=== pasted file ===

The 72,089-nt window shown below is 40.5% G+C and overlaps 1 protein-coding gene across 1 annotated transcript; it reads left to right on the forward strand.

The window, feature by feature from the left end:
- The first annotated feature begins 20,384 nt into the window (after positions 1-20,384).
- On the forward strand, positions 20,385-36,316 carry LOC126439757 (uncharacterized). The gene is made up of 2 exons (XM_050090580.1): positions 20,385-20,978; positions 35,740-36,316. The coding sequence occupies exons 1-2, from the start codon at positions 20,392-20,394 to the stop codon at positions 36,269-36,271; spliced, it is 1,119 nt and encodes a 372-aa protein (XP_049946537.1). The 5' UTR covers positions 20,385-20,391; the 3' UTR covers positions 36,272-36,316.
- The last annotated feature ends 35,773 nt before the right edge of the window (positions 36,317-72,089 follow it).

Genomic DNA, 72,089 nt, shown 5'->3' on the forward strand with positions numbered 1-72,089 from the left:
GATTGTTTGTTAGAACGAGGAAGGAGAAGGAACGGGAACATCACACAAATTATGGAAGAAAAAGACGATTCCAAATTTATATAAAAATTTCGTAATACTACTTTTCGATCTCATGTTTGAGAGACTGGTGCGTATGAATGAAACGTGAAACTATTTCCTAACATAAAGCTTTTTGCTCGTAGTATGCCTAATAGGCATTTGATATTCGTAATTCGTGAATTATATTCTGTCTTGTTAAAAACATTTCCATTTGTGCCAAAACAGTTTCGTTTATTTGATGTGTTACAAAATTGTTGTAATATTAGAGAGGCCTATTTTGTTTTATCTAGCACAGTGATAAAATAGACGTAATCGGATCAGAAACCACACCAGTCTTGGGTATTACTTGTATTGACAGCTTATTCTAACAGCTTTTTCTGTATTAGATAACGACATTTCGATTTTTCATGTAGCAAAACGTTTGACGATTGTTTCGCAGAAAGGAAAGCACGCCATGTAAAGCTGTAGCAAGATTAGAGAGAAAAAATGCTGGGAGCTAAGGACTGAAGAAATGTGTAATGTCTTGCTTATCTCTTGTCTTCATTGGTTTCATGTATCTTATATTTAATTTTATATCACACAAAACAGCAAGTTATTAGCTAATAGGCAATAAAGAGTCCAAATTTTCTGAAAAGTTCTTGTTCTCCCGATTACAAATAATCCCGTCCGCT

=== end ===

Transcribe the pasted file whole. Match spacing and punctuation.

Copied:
The 72,089-nt window shown below is 40.5% G+C and overlaps 1 protein-coding gene across 1 annotated transcript; it reads left to right on the forward strand.

The window, feature by feature from the left end:
- The first annotated feature begins 20,384 nt into the window (after positions 1-20,384).
- On the forward strand, positions 20,385-36,316 carry LOC126439757 (uncharacterized). The gene is made up of 2 exons (XM_050090580.1): positions 20,385-20,978; positions 35,740-36,316. The coding sequence occupies exons 1-2, from the start codon at positions 20,392-20,394 to the stop codon at positions 36,269-36,271; spliced, it is 1,119 nt and encodes a 372-aa protein (XP_049946537.1). The 5' UTR covers positions 20,385-20,391; the 3' UTR covers positions 36,272-36,316.
- The last annotated feature ends 35,773 nt before the right edge of the window (positions 36,317-72,089 follow it).

Genomic DNA, 72,089 nt, shown 5'->3' on the forward strand with positions numbered 1-72,089 from the left:
GATTGTTTGTTAGAACGAGGAAGGAGAAGGAACGGGAACATCACACAAATTATGGAAGAAAAAGACGATTCCAAATTTATATAAAAATTTCGTAATACTACTTTTCGATCTCATGTTTGAGAGACTGGTGCGTATGAATGAAACGTGAAACTATTTCCTAACATAAAGCTTTTTGCTCGTAGTATGCCTAATAGGCATTTGATATTCGTAATTCGTGAATTATATTCTGTCTTGTTAAAAACATTTCCATTTGTGCCAAAACAGTTTCGTTTATTTGATGTGTTACAAAATTGTTGTAATATTAGAGAGGCCTATTTTGTTTTATCTAGCACAGTGATAAAATAGACGTAATCGGATCAGAAACCACACCAGTCTTGGGTATTACTTGTATTGACAGCTTATTCTAACAGCTTTTTCTGTATTAGATAACGACATTTCGATTTTTCATGTAGCAAAACGTTTGACGATTGTTTCGCAGAAAGGAAAGCACGCCATGTAAAGCTGTAGCAAGATTAGAGAGAAAAAATGCTGGGAGCTAAGGACTGAAGAAATGTGTAATGTCTTGCTTATCTCTTGTCTTCATTGGTTTCATGTATCTTATATTTAATTTTATATCACACAAAACAGCAAGTTATTAGCTAATAGGCAATAAAGAGTCCAAATTTTCTGAAAAGTTCTTGTTCTCCCGATTACAAATAATCCCGTCCGCT